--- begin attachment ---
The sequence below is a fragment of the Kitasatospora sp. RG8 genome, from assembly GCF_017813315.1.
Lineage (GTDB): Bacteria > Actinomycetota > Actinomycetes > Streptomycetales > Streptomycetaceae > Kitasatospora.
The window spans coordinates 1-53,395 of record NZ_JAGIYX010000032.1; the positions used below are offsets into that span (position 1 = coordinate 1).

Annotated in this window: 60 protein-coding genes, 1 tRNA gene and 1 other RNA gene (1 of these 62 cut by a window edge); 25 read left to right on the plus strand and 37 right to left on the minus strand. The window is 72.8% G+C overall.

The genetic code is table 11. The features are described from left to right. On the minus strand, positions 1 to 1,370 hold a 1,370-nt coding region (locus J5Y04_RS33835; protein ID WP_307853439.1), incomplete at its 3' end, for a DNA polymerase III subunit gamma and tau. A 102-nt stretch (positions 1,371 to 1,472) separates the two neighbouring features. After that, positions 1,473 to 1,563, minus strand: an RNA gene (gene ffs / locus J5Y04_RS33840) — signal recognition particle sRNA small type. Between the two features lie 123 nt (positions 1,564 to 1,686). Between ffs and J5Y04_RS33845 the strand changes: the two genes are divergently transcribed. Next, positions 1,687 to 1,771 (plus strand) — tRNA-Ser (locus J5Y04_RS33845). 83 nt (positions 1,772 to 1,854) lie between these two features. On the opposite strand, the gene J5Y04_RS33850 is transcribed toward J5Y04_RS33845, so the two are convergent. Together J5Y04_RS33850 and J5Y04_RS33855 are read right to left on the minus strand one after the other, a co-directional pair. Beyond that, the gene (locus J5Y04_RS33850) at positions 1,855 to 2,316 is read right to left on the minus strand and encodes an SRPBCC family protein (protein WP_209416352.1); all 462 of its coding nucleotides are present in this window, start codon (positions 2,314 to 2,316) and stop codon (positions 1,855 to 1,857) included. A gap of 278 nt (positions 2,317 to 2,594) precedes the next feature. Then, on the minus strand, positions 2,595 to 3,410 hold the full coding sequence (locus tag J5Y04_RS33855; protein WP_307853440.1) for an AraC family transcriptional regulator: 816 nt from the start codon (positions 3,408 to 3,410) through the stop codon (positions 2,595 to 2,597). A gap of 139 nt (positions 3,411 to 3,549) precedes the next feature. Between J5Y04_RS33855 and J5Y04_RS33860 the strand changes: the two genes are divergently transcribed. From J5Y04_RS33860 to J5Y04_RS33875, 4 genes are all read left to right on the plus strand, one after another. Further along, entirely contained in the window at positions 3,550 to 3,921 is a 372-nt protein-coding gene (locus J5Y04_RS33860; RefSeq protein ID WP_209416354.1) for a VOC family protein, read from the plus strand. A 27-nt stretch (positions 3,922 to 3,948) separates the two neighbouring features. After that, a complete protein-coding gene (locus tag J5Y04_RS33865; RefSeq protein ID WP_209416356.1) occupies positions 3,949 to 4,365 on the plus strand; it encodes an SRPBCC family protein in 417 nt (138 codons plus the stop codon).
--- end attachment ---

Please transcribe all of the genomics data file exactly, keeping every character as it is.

The sequence below is a fragment of the Kitasatospora sp. RG8 genome, from assembly GCF_017813315.1.
Lineage (GTDB): Bacteria > Actinomycetota > Actinomycetes > Streptomycetales > Streptomycetaceae > Kitasatospora.
The window spans coordinates 1-53,395 of record NZ_JAGIYX010000032.1; the positions used below are offsets into that span (position 1 = coordinate 1).

Annotated in this window: 60 protein-coding genes, 1 tRNA gene and 1 other RNA gene (1 of these 62 cut by a window edge); 25 read left to right on the plus strand and 37 right to left on the minus strand. The window is 72.8% G+C overall.

The genetic code is table 11. The features are described from left to right. On the minus strand, positions 1 to 1,370 hold a 1,370-nt coding region (locus J5Y04_RS33835; protein ID WP_307853439.1), incomplete at its 3' end, for a DNA polymerase III subunit gamma and tau. A 102-nt stretch (positions 1,371 to 1,472) separates the two neighbouring features. After that, positions 1,473 to 1,563, minus strand: an RNA gene (gene ffs / locus J5Y04_RS33840) — signal recognition particle sRNA small type. Between the two features lie 123 nt (positions 1,564 to 1,686). Between ffs and J5Y04_RS33845 the strand changes: the two genes are divergently transcribed. Next, positions 1,687 to 1,771 (plus strand) — tRNA-Ser (locus J5Y04_RS33845). 83 nt (positions 1,772 to 1,854) lie between these two features. On the opposite strand, the gene J5Y04_RS33850 is transcribed toward J5Y04_RS33845, so the two are convergent. Together J5Y04_RS33850 and J5Y04_RS33855 are read right to left on the minus strand one after the other, a co-directional pair. Beyond that, the gene (locus J5Y04_RS33850) at positions 1,855 to 2,316 is read right to left on the minus strand and encodes an SRPBCC family protein (protein WP_209416352.1); all 462 of its coding nucleotides are present in this window, start codon (positions 2,314 to 2,316) and stop codon (positions 1,855 to 1,857) included. A gap of 278 nt (positions 2,317 to 2,594) precedes the next feature. Then, on the minus strand, positions 2,595 to 3,410 hold the full coding sequence (locus tag J5Y04_RS33855; protein WP_307853440.1) for an AraC family transcriptional regulator: 816 nt from the start codon (positions 3,408 to 3,410) through the stop codon (positions 2,595 to 2,597). A gap of 139 nt (positions 3,411 to 3,549) precedes the next feature. Between J5Y04_RS33855 and J5Y04_RS33860 the strand changes: the two genes are divergently transcribed. From J5Y04_RS33860 to J5Y04_RS33875, 4 genes are all read left to right on the plus strand, one after another. Further along, entirely contained in the window at positions 3,550 to 3,921 is a 372-nt protein-coding gene (locus J5Y04_RS33860; RefSeq protein ID WP_209416354.1) for a VOC family protein, read from the plus strand. A 27-nt stretch (positions 3,922 to 3,948) separates the two neighbouring features. After that, a complete protein-coding gene (locus tag J5Y04_RS33865; RefSeq protein ID WP_209416356.1) occupies positions 3,949 to 4,365 on the plus strand; it encodes an SRPBCC family protein in 417 nt (138 codons plus the stop codon).